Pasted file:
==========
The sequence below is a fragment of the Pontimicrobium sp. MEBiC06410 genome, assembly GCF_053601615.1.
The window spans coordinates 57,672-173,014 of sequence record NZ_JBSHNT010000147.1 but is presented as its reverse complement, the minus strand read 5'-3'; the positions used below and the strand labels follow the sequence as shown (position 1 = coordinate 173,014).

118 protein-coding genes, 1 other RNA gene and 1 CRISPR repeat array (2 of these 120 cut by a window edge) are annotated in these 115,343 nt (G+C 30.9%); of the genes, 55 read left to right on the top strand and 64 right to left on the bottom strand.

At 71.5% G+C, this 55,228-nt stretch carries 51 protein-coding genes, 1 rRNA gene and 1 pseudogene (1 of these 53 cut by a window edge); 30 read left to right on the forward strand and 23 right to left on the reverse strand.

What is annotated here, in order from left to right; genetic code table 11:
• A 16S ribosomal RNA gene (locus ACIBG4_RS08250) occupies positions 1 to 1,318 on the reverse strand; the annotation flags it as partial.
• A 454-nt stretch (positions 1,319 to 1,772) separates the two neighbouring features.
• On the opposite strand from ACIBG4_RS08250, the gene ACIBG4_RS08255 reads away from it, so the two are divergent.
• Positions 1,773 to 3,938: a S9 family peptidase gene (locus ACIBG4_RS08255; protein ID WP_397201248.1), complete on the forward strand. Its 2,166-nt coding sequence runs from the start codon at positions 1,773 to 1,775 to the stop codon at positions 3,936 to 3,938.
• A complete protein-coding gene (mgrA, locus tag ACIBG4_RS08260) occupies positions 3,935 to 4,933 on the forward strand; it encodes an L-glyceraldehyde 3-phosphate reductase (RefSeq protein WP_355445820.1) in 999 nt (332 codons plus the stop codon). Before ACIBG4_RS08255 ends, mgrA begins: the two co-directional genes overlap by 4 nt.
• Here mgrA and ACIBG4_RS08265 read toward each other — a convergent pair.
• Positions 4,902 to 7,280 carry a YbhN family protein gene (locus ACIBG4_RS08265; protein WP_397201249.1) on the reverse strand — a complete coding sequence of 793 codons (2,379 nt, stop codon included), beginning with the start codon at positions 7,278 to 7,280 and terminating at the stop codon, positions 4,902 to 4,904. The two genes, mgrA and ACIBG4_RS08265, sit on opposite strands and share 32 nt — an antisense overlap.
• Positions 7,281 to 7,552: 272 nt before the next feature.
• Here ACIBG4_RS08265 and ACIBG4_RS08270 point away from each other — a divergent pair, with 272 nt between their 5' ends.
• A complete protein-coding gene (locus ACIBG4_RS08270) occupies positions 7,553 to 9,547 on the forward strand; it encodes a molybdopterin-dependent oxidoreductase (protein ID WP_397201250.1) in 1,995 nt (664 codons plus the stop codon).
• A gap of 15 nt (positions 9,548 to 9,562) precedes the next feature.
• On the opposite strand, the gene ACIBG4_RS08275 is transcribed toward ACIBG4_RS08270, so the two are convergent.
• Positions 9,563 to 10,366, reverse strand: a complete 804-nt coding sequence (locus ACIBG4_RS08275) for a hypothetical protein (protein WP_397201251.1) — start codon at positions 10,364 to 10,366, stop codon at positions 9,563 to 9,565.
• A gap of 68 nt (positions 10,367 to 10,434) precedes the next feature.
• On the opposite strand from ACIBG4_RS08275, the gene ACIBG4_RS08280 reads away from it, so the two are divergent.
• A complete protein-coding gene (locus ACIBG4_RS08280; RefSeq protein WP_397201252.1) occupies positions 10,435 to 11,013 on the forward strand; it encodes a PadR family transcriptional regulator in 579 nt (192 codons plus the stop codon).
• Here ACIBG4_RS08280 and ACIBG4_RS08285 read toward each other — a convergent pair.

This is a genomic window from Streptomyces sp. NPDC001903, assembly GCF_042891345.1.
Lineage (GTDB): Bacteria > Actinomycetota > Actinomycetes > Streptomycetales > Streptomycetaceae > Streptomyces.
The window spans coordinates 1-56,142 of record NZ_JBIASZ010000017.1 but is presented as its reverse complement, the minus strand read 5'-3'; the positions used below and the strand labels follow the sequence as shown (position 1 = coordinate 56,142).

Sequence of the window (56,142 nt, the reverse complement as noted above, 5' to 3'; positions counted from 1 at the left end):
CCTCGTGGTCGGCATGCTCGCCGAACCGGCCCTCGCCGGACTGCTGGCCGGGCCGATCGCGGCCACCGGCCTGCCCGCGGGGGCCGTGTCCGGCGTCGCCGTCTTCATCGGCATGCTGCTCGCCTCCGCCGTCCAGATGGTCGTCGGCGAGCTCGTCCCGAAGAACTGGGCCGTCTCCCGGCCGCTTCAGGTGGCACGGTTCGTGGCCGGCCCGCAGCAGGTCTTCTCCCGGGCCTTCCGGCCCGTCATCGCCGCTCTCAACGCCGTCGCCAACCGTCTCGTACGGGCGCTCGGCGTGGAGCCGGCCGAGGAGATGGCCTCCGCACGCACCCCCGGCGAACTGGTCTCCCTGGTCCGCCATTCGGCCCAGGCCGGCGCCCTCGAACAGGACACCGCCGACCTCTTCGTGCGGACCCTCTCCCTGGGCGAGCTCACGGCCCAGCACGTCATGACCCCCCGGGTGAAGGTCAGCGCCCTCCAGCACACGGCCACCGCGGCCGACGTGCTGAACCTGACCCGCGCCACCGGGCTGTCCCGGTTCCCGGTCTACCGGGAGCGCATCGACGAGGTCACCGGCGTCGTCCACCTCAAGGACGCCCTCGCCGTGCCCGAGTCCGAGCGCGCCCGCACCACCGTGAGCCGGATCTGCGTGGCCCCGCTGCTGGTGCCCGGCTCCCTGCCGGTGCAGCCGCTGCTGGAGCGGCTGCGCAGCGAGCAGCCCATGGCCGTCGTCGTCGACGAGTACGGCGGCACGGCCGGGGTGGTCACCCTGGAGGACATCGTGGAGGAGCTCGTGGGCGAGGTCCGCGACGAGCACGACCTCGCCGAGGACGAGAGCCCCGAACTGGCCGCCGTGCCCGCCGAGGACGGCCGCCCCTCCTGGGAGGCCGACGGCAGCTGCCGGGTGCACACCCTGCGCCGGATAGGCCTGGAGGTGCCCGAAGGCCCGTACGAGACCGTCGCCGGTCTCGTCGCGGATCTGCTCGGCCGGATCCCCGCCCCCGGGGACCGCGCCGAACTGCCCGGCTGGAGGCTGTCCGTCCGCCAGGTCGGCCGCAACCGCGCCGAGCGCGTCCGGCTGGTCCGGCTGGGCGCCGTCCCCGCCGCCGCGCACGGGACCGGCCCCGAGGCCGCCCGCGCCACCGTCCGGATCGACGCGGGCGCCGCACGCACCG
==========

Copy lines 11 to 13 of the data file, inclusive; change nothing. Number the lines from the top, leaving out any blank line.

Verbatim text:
• Here mgrA and ACIBG4_RS08265 read toward each other — a convergent pair.
• Positions 4,902 to 7,280 carry a YbhN family protein gene (locus ACIBG4_RS08265; protein WP_397201249.1) on the reverse strand — a complete coding sequence of 793 codons (2,379 nt, stop codon included), beginning with the start codon at positions 7,278 to 7,280 and terminating at the stop codon, positions 4,902 to 4,904. The two genes, mgrA and ACIBG4_RS08265, sit on opposite strands and share 32 nt — an antisense overlap.
• Positions 7,281 to 7,552: 272 nt before the next feature.